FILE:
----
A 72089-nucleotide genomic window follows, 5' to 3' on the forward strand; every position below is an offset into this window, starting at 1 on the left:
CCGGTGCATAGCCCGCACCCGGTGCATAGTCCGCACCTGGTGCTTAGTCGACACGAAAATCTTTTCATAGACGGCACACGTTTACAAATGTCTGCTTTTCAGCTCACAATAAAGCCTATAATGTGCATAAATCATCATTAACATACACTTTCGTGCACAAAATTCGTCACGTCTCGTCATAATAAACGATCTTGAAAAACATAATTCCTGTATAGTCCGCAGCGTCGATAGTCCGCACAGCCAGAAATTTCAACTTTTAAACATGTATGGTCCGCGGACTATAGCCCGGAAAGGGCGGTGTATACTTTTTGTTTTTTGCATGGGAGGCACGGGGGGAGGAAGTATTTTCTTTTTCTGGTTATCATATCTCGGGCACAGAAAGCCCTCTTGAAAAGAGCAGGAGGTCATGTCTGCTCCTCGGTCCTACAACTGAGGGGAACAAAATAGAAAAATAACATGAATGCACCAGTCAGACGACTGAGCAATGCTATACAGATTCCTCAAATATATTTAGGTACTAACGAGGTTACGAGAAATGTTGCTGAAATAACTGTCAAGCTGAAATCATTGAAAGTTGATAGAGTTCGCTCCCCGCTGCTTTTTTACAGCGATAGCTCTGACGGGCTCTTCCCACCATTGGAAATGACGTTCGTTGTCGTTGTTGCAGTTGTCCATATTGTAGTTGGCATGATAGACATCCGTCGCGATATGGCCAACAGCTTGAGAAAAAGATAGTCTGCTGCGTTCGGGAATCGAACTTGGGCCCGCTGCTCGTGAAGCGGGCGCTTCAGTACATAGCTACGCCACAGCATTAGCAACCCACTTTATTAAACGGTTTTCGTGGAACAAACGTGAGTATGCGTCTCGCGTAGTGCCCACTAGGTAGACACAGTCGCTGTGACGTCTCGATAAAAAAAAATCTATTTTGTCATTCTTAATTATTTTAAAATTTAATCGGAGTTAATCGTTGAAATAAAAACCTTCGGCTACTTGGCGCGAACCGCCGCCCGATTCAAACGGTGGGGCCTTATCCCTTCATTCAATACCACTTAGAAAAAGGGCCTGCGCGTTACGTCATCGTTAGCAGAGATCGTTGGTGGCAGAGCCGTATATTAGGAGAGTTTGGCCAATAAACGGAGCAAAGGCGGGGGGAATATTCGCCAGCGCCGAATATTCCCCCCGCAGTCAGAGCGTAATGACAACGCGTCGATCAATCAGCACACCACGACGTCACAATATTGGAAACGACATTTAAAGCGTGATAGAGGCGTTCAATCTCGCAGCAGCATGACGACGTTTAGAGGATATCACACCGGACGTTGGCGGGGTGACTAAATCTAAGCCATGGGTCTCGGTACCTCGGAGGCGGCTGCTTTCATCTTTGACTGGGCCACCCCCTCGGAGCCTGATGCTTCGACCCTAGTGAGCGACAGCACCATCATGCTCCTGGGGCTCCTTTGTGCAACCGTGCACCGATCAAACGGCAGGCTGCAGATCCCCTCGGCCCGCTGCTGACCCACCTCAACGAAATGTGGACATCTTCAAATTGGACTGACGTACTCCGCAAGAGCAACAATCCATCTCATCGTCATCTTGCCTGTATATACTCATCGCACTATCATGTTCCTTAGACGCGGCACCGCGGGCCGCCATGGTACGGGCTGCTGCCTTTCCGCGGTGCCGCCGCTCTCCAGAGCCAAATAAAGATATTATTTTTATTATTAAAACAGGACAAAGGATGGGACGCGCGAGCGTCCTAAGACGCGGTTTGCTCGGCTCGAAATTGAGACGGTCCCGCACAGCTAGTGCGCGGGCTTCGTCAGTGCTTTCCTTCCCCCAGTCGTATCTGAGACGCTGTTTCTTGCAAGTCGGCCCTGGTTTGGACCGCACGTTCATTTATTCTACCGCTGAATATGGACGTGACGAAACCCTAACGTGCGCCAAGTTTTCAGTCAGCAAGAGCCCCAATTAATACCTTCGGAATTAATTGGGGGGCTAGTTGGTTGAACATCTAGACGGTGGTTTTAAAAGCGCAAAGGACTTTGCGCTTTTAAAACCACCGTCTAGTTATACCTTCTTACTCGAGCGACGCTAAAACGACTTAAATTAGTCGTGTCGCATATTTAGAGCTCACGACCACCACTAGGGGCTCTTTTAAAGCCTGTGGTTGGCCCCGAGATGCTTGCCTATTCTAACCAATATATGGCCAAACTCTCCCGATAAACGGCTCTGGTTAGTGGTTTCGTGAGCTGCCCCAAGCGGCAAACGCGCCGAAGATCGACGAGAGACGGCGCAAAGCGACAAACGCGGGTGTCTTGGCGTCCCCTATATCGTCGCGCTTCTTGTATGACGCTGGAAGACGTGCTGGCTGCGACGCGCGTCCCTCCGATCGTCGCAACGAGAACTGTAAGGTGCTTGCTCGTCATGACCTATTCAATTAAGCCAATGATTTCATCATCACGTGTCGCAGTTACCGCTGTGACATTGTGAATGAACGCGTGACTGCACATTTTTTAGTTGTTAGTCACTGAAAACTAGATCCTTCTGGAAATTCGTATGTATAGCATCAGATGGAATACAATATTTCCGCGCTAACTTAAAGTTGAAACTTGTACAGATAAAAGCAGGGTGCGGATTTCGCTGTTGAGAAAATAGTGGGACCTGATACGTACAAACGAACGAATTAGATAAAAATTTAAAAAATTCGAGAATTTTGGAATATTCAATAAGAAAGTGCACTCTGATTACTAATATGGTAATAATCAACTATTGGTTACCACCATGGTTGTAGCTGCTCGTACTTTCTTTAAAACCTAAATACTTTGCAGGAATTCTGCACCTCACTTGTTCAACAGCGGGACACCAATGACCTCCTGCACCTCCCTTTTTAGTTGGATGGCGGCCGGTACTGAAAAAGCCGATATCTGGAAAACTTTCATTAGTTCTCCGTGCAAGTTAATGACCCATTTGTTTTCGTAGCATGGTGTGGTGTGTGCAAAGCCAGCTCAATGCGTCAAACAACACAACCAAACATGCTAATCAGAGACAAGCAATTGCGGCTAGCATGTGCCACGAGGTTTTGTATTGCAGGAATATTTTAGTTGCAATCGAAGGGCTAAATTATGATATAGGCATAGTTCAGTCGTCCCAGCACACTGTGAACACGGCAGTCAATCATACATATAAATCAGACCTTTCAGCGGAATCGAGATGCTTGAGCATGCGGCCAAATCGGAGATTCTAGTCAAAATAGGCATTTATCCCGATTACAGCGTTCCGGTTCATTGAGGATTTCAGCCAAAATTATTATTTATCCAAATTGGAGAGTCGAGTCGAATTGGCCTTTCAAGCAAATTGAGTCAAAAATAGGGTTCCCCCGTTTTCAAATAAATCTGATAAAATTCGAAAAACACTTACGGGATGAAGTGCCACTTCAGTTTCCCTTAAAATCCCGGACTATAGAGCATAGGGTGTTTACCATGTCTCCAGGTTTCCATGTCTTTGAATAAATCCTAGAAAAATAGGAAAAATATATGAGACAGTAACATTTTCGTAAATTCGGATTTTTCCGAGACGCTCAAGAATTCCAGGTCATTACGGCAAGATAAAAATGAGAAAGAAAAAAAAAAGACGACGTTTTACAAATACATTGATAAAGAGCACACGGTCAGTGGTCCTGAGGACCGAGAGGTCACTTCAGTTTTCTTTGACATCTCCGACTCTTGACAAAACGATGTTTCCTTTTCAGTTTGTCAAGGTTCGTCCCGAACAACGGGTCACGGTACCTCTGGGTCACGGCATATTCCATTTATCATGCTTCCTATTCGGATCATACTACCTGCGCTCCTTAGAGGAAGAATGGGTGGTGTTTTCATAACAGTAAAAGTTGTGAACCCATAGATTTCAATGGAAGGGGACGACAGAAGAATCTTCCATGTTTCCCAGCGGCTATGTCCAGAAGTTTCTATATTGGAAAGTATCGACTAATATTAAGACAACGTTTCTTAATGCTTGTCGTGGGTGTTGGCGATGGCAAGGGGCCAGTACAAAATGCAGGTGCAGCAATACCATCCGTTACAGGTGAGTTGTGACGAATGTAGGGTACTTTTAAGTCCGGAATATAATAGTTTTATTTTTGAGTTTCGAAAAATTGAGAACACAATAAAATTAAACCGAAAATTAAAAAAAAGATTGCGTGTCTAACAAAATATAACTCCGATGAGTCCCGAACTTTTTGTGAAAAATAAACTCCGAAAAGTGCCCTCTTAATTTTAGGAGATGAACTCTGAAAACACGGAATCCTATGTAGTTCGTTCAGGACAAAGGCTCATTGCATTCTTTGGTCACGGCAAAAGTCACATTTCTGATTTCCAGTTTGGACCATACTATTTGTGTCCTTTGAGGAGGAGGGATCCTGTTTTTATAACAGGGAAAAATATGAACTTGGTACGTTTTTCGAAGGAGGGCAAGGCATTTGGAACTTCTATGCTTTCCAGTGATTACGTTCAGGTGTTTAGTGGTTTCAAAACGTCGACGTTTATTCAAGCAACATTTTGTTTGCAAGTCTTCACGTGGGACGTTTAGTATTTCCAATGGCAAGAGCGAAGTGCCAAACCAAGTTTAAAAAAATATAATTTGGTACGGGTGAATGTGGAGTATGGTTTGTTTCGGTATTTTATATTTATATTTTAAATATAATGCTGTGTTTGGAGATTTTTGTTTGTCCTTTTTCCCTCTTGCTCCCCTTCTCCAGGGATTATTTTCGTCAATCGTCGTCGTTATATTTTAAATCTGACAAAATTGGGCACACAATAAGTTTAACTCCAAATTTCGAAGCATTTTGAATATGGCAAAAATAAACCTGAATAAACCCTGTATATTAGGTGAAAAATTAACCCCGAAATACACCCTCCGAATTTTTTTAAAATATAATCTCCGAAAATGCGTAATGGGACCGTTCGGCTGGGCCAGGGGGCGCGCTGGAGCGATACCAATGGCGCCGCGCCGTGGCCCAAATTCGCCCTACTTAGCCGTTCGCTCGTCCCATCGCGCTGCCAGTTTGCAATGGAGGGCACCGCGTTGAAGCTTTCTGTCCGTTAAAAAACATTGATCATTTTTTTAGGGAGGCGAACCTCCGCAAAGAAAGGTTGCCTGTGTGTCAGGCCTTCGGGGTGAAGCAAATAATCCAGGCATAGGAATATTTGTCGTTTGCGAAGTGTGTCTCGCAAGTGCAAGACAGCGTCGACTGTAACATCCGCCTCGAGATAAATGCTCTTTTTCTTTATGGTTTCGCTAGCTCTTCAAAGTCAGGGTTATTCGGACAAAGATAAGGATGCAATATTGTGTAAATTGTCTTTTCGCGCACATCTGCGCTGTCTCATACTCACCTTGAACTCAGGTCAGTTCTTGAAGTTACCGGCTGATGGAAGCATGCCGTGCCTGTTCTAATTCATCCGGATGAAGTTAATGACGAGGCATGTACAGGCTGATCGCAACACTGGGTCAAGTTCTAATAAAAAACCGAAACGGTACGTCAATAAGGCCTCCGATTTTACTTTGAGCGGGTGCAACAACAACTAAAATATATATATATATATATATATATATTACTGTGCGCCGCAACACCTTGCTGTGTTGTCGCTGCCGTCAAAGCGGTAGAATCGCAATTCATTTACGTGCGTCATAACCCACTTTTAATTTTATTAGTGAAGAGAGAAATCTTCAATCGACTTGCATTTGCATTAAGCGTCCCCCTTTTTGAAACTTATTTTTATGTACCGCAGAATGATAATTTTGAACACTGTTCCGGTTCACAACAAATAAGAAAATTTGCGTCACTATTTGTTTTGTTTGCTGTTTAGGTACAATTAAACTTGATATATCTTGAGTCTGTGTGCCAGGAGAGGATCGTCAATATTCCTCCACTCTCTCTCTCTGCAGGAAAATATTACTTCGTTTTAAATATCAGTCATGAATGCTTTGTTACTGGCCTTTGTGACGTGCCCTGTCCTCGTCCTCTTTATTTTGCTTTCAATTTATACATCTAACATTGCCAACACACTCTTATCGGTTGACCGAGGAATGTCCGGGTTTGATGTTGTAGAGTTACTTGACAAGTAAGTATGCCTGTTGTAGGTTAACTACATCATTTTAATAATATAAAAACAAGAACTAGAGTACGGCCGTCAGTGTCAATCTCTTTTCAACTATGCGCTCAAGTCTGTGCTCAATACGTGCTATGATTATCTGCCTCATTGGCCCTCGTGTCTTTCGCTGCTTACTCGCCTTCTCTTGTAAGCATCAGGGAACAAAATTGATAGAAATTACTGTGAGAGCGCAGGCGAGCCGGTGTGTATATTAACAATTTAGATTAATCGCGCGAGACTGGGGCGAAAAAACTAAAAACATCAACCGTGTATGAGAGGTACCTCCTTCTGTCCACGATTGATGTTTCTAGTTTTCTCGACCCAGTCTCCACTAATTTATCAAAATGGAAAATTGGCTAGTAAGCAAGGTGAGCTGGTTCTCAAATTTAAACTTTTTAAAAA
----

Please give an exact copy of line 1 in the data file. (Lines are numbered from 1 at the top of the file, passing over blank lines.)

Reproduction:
A 72089-nucleotide genomic window follows, 5' to 3' on the forward strand; every position below is an offset into this window, starting at 1 on the left: